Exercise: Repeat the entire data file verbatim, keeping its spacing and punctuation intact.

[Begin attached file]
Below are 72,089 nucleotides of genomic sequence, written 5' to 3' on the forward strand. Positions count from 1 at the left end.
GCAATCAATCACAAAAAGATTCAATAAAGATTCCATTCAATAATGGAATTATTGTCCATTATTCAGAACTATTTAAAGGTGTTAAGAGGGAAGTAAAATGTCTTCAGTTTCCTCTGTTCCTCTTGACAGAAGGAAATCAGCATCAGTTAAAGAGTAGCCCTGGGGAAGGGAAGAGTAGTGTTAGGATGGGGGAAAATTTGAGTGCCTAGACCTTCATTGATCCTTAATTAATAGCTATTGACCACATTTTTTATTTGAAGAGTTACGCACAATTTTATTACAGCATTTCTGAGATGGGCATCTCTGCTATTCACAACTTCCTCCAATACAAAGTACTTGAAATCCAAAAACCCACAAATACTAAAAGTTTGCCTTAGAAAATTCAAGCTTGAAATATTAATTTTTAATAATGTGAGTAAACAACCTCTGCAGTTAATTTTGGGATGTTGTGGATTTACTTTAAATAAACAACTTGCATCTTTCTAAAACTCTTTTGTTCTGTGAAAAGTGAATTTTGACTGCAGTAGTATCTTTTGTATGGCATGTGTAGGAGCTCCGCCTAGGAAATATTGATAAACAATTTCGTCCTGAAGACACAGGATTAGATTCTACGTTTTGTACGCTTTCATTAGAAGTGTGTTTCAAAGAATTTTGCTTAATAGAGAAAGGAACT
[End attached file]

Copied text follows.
Below are 72,089 nucleotides of genomic sequence, written 5' to 3' on the forward strand. Positions count from 1 at the left end.
GCAATCAATCACAAAAAGATTCAATAAAGATTCCATTCAATAATGGAATTATTGTCCATTATTCAGAACTATTTAAAGGTGTTAAGAGGGAAGTAAAATGTCTTCAGTTTCCTCTGTTCCTCTTGACAGAAGGAAATCAGCATCAGTTAAAGAGTAGCCCTGGGGAAGGGAAGAGTAGTGTTAGGATGGGGGAAAATTTGAGTGCCTAGACCTTCATTGATCCTTAATTAATAGCTATTGACCACATTTTTTATTTGAAGAGTTACGCACAATTTTATTACAGCATTTCTGAGATGGGCATCTCTGCTATTCACAACTTCCTCCAATACAAAGTACTTGAAATCCAAAAACCCACAAATACTAAAAGTTTGCCTTAGAAAATTCAAGCTTGAAATATTAATTTTTAATAATGTGAGTAAACAACCTCTGCAGTTAATTTTGGGATGTTGTGGATTTACTTTAAATAAACAACTTGCATCTTTCTAAAACTCTTTTGTTCTGTGAAAAGTGAATTTTGACTGCAGTAGTATCTTTTGTATGGCATGTGTAGGAGCTCCGCCTAGGAAATATTGATAAACAATTTCGTCCTGAAGACACAGGATTAGATTCTACGTTTTGTACGCTTTCATTAGAAGTGTGTTTCAAAGAATTTTGCTTAATAGAGAAAGGAACT